Our full list of books is now available in e-book form, in the Adobe Digital Editions format. We have links from our site to the Powells.com page for each e-book. We recommend Powell’s as a retailer, as they are a union shop and an amazing brick-and-mortar Portland landmark as well. Adobe Digital Editions e-books can be used on a number of e-book platforms or on your computer using Adobe’s software. In the past, I said that we weren’t doing e-books because not that many people were buying them. Well, now it appears that e-books have become a significant part of the market, accounting for something like 12% of book sales. So, we have gone ahead. I hope our way of doing it will work for people. In the future, we may offer e-books in the EPUB format, but for now it is going to be Adobe Digital Editions.
October 8, 2010
FOR IMMEDIATE RELEASE
October 7, 2010
Mamie Bittner, firstname.lastname@example.org
Mary Minow Appointed to IMLS Advisory Board
Washington, DC-On October 6, Mary Minow of California was appointed to the National Museum and Library Services Board (NMLSB). Minow was nominated by President Obama on April 26 and confirmed by the Senate on September 29. The NMLSB advises the Institute of Museum and Library Services (IMLS), the primary source of federal support for the nation’s libraries and museums. The board is chaired by the IMLS director and comprised of two of its deputy directors and 20 members of the general public with demonstrated expertise on or commitment to libraries or museums.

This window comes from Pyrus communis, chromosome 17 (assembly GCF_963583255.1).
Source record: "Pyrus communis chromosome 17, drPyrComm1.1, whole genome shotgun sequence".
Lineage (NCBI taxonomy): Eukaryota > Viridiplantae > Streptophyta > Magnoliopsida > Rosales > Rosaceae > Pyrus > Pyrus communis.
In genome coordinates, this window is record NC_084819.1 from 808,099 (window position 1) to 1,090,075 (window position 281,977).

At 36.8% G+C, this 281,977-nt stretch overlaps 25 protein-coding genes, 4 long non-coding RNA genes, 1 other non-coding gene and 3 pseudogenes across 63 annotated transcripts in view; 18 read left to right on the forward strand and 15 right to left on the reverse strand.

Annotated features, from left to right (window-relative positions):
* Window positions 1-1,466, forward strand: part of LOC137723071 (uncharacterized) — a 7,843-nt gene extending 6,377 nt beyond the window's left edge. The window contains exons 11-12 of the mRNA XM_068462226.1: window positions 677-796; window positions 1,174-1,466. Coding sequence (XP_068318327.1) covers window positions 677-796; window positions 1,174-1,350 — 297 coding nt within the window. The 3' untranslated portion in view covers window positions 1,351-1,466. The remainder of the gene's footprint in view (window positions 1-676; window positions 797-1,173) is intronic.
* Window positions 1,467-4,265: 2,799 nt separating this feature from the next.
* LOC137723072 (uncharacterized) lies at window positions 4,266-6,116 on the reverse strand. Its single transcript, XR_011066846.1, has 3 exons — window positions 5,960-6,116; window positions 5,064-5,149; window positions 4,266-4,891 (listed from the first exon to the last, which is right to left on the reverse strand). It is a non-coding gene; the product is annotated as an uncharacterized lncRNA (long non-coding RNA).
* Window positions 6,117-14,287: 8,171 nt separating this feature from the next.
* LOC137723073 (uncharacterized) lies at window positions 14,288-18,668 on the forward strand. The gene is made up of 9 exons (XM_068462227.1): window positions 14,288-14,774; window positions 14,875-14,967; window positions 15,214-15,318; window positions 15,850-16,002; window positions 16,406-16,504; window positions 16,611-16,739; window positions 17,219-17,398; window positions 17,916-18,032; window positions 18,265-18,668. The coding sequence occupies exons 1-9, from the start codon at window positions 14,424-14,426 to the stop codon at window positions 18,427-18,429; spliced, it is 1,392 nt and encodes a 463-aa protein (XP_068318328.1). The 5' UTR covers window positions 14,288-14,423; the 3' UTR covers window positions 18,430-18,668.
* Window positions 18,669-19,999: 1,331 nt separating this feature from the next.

“Mary Minow is a renowned expert on matters of great importance to the library field,” said IMLS Acting Director and NMLSB Chair Marsha Semmel. “We are excited to have her join the board and know that her contributions will be invaluable.”
Minow is an attorney, consultant, and a former librarian and library trustee. She has made presentations and consulted for libraries and library associations in over 25 states on free speech, privacy, and copyright issues. She manages the Stanford Copyright and Fair Use website, and founded the LibraryLaw blog. Minow teaches digital copyright as an adjunct at the San Jose State School of Library Science and at the Simmons Graduate School of Library and Information Science. She serves on the board of the Electronic Privacy Information Center, and she chairs the Intellectual Freedom Committee of the California Library Association. She is past chair of the Cupertino Library Commission and past president of the California Association of Library Trustees and Commissioners. She is coauthor with Tomas Lipinski of The Library’s Legal Answer Book. Minow earned her Bachelor of Arts degree from Brown University, her master of library science degree from the University of Michigan, Ann Arbor, and her law degree from Stanford University.